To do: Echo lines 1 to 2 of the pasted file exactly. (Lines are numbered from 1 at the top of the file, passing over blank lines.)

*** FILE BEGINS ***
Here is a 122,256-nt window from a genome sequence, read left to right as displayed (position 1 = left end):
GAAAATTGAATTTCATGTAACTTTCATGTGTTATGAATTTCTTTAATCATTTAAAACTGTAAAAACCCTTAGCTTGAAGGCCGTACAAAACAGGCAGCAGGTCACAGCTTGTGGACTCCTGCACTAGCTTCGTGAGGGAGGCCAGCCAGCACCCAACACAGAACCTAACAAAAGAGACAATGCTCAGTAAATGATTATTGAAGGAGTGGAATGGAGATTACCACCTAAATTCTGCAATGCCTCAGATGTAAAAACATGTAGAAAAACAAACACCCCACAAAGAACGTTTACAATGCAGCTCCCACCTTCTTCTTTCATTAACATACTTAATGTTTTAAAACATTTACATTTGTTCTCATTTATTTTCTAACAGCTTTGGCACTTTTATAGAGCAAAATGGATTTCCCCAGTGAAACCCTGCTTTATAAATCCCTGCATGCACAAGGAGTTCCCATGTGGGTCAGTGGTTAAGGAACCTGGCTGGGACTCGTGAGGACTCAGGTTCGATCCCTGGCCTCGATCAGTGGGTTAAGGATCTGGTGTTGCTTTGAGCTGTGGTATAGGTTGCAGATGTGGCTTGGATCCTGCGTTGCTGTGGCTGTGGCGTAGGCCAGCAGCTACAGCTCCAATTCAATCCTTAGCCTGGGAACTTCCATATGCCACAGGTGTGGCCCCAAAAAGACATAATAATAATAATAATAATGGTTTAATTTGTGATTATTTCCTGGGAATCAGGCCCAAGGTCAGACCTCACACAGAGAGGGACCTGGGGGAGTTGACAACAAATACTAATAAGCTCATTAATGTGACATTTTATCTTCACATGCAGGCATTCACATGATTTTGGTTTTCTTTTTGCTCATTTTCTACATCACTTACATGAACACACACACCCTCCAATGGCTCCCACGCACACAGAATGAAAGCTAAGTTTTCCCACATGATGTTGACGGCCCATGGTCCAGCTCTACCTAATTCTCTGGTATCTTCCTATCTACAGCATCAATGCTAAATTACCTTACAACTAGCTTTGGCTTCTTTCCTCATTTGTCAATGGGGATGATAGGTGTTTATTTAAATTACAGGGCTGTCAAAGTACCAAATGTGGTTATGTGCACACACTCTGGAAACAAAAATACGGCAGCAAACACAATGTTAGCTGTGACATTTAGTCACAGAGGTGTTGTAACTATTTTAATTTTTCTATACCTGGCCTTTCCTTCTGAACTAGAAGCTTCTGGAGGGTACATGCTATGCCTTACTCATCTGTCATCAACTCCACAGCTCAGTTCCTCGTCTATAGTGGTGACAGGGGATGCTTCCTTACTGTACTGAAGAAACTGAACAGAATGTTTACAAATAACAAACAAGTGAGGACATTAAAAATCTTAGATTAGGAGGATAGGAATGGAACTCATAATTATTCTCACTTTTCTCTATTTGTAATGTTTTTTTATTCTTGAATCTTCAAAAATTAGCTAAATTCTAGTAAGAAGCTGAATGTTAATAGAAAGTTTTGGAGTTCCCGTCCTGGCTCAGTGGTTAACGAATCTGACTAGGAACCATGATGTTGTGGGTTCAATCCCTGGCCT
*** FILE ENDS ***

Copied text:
Here is a 122,256-nt window from a genome sequence, read left to right as displayed (position 1 = left end):
GAAAATTGAATTTCATGTAACTTTCATGTGTTATGAATTTCTTTAATCATTTAAAACTGTAAAAACCCTTAGCTTGAAGGCCGTACAAAACAGGCAGCAGGTCACAGCTTGTGGACTCCTGCACTAGCTTCGTGAGGGAGGCCAGCCAGCACCCAACACAGAACCTAACAAAAGAGACAATGCTCAGTAAATGATTATTGAAGGAGTGGAATGGAGATTACCACCTAAATTCTGCAATGCCTCAGATGTAAAAACATGTAGAAAAACAAACACCCCACAAAGAACGTTTACAATGCAGCTCCCACCTTCTTCTTTCATTAACATACTTAATGTTTTAAAACATTTACATTTGTTCTCATTTATTTTCTAACAGCTTTGGCACTTTTATAGAGCAAAATGGATTTCCCCAGTGAAACCCTGCTTTATAAATCCCTGCATGCACAAGGAGTTCCCATGTGGGTCAGTGGTTAAGGAACCTGGCTGGGACTCGTGAGGACTCAGGTTCGATCCCTGGCCTCGATCAGTGGGTTAAGGATCTGGTGTTGCTTTGAGCTGTGGTATAGGTTGCAGATGTGGCTTGGATCCTGCGTTGCTGTGGCTGTGGCGTAGGCCAGCAGCTACAGCTCCAATTCAATCCTTAGCCTGGGAACTTCCATATGCCACAGGTGTGGCCCCAAAAAGACATAATAATAATAATAATAATGGTTTAATTTGTGATTATTTCCTGGGAATCAGGCCCAAGGTCAGACCTCACACAGAGAGGGACCTGGGGGAGTTGACAACAAATACTAATAAGCTCATTAATGTGACATTTTATCTTCACATGCAGGCATTCACATGATTTTGGTTTTCTTTTTGCTCATTTTCTACATCACTTACATGAACACACACACCCTCCAATGGCTCCCACGCACACAGAATGAAAGCTAAGTTTTCCCACATGATGTTGACGGCCCATGGTCCAGCTCTACCTAATTCTCTGGTATCTTCCTATCTACAGCATCAATGCTAAATTACCTTACAACTAGCTTTGGCTTCTTTCCTCATTTGTCAATGGGGATGATAGGTGTTTATTTAAATTACAGGGCTGTCAAAGTACCAAATGTGGTTATGTGCACACACTCTGGAAACAAAAATACGGCAGCAAACACAATGTTAGCTGTGACATTTAGTCACAGAGGTGTTGTAACTATTTTAATTTTTCTATACCTGGCCTTTCCTTCTGAACTAGAAGCTTCTGGAGGGTACATGCTATGCCTTACTCATCTGTCATCAACTCCACAGCTCAGTTCCTCGTCTATAGTGGTGACAGGGGATGCTTCCTTACTGTACTGAAGAAACTGAACAGAATGTTTACAAATAACAAACAAGTGAGGACATTAAAAATCTTAGATTAGGAGGATAGGAATGGAACTCATAATTATTCTCACTTTTCTCTATTTGTAATGTTTTTTTATTCTTGAATCTTCAAAAATTAGCTAAATTCTAGTAAGAAGCTGAATGTTAATAGAAAGTTTTGGAGTTCCCGTCCTGGCTCAGTGGTTAACGAATCTGACTAGGAACCATGATGTTGTGGGTTCAATCCCTGGCCT